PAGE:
Research

***Graduate student positions available for 2018!***

The regulation of gene expression at the translational level is fundamental for normal cellular homeostasis and survival. Because control of translation is relatively quick and efficient, cells can regulate gene expression quickly in response to environmental stresses. During some cellular stresses such as viral infection, endoplasmic stress (ER) stress and apoptosis, the cell adapts by inhibiting overall protein synthesis. However, it is apparent that a subset of mRNAs are translated under these conditions. These mRNAs, in general, encode for proteins that are important for the cell to adapt to the environmental stress. The identification of these specialized mRNAs is crucial in our understanding of fundamental gene expression mechanisms and how cells respond to stress and viral infection.  We are addressing several main questions:

A) Which mRNAs are translated during cell stress and virus infection?  By identifying these specialized mRNAs, we will gain insights into the network of genes that respond to and adapt to cell stress and virus infection. We are especially interested in understanding the cell responses in cells that contribute to diabetes, cancer and virus infection.

B) How are these mRNAs translated when overall protein synthesis is shutoff? These mRNAs must contain cis-acting RNA elements that can recruit the ribosome. We are using biochemical and molecular appproaches to elucidate how these mRNAs are translated.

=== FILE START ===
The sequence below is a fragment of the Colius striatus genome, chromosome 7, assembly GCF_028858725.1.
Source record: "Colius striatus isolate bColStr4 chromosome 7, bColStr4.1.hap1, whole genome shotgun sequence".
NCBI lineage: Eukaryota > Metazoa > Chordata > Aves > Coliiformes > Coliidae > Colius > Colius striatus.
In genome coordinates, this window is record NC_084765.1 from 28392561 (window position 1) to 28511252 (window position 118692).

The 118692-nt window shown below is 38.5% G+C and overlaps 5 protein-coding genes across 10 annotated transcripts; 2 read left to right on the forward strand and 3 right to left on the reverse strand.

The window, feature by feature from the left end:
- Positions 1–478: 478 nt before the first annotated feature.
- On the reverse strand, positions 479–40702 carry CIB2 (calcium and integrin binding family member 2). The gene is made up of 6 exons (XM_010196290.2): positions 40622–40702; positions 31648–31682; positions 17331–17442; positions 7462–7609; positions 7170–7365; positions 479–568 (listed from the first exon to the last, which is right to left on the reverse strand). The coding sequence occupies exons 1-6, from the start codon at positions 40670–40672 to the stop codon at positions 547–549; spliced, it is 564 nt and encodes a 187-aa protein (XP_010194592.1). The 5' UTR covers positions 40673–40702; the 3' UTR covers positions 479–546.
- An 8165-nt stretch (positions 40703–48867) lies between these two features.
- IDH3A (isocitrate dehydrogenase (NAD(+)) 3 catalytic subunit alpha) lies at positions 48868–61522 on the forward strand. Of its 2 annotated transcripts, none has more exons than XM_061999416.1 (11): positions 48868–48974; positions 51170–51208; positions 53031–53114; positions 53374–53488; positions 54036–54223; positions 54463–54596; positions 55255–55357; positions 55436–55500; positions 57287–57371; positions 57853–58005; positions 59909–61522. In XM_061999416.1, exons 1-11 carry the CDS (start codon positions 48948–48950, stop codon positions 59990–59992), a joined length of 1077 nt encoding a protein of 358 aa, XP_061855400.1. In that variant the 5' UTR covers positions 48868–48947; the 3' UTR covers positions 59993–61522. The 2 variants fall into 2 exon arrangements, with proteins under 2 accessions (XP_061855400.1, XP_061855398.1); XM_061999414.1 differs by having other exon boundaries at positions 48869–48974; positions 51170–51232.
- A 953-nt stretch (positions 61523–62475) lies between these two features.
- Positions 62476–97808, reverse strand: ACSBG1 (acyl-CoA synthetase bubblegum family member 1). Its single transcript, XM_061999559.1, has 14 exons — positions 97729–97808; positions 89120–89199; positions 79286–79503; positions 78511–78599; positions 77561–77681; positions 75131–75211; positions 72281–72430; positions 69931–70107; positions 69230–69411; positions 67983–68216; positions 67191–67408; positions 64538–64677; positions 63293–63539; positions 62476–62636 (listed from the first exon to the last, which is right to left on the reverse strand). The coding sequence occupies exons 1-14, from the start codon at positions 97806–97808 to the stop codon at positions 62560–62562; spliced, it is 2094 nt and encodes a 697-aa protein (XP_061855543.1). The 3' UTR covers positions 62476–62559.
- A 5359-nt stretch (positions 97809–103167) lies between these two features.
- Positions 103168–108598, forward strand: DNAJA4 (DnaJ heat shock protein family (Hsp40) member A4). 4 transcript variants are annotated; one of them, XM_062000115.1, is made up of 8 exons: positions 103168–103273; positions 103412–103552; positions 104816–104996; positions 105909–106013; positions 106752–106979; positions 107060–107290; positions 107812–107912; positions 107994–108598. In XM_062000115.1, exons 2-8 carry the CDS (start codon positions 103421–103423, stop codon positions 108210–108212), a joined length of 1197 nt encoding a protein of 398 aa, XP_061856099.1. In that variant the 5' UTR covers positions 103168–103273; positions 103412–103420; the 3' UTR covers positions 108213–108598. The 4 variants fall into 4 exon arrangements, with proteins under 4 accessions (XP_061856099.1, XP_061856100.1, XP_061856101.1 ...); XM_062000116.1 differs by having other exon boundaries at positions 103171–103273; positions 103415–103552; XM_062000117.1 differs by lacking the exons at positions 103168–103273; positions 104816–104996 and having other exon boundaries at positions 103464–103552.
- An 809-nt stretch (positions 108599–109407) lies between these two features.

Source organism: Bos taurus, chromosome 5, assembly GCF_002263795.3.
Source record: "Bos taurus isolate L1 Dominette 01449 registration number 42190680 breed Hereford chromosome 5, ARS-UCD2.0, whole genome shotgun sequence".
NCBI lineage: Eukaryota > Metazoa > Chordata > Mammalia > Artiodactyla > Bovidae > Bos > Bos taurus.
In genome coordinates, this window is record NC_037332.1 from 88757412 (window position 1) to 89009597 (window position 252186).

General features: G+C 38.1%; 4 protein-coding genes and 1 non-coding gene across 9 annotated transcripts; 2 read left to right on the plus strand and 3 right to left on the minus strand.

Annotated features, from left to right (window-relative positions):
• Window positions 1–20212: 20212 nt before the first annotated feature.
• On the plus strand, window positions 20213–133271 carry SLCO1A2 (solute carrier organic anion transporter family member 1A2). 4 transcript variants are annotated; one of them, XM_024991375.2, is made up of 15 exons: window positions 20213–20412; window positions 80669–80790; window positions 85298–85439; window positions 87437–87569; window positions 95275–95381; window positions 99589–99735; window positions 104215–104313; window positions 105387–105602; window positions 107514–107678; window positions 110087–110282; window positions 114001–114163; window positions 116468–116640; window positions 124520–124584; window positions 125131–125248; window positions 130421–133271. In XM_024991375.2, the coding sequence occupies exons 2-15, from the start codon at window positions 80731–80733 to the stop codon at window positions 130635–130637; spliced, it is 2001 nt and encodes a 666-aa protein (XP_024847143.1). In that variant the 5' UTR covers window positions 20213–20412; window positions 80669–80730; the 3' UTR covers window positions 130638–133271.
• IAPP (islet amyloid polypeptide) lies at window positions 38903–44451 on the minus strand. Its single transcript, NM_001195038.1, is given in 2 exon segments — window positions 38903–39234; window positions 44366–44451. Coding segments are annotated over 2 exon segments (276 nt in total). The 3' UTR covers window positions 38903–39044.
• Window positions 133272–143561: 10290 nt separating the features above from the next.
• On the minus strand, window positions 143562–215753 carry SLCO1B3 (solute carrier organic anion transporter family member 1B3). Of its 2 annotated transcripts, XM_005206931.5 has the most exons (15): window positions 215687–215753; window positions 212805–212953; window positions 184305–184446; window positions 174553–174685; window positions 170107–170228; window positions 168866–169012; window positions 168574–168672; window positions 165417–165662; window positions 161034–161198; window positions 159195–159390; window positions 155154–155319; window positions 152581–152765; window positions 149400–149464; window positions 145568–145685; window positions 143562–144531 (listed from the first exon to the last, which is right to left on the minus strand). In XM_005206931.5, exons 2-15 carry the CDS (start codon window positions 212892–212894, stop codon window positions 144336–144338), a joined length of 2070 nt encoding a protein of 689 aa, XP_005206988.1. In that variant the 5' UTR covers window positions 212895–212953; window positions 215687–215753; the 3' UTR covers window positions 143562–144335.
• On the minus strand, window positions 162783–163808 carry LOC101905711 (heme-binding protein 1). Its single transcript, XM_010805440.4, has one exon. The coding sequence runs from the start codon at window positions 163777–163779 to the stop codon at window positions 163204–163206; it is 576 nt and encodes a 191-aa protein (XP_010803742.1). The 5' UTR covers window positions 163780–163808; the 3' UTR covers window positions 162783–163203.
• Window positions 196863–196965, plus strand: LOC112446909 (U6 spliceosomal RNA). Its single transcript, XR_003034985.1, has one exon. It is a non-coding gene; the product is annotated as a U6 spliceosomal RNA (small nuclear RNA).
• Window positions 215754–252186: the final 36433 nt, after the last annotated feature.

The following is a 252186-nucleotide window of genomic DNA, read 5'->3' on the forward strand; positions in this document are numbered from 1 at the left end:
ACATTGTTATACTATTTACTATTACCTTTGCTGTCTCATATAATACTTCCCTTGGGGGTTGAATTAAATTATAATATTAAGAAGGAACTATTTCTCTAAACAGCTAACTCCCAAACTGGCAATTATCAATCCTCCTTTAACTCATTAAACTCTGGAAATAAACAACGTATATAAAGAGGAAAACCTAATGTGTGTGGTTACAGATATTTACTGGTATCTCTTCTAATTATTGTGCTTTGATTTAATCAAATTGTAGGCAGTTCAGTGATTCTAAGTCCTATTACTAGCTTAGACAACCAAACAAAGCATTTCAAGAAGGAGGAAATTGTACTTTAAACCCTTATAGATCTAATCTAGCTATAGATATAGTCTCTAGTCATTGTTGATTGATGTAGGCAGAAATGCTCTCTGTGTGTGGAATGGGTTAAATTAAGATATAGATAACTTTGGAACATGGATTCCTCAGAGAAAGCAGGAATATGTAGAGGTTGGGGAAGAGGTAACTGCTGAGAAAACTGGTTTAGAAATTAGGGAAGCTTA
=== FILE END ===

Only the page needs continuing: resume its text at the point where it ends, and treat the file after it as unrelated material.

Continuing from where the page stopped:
C) How do cells respond to virus infections? When viruses infect cells, the host cells respond by inducing an innate antiviral immune response. Conversely, viruses have evolved strategies to counteract and evade these host antiviral responses.  We are interested in identifying the signaling pathways and mechanisms that contribute to host antiviral immunity and infection.

Projects

1) One of the major interests in the lab is to understand how viruses interact with the host cell. Specifically, we are interested in how viruses hijack the host translational machinery for proper expression of viral proteins at the expense of host gene expression. A current focus is on an unusual non-canonical mechanism of translation found in an internal ribosome entry site (IRES) of a the dicistroviridae family.  Members of this family include the Cricket paralysis virus (CrPV) and the honey bee viruses such as Israeli acute paralysis virus (IAPV) and Kashmir Bee virus. IRESs are typically long, structured RNA elements, which can directly recruit ribosomes and normally requires a subset of translation initiation factors. Remarkably, unlike translation of the majority of mRNAs, this type of IRES contains domains that functionally mimic a tRNA to initiate translation independent of an AUG start codon, initiator Met-tRNA, and initiation factors. Thus, the IRES has evolved specific RNA elements that recruit and hijack the ribosome. Currently, we are using biochemical approaches to identify and delineate the RNA elements that manipulate specific functions of the ribosome. The study of the dicistrovirus IRESs has served as a model for understanding other IRESs found in some viruses such as hepatitis C virus, HIV and poliovirus and in some cellular IRES such as the oncogene, c-myc, and the angiogenesis factor, VEGF.

We recently have discovered that a subset of dicistroviruses contain a hidden open reading frame, called ORFx, just downstream of the IRES. We demonstrated that the IRES can drive translation in 0 and +1 reading frames, thus revealing a novel viral strategy to increase coding capacity. Interestingly, specific mutations in the IRES can uncouple 0 and +1 frame translation, thus suggesting the IRES adopts distinct conformations that direct reading frame selection. We are using biochemical approaches to gain insights into translational reading frame selection by the IRES and how this may be regulated during virus infection. We are also addressing the role of ORFx, which we hypothesize has a role in counteracting antiviral immunity or a specific step of the viral life cycle.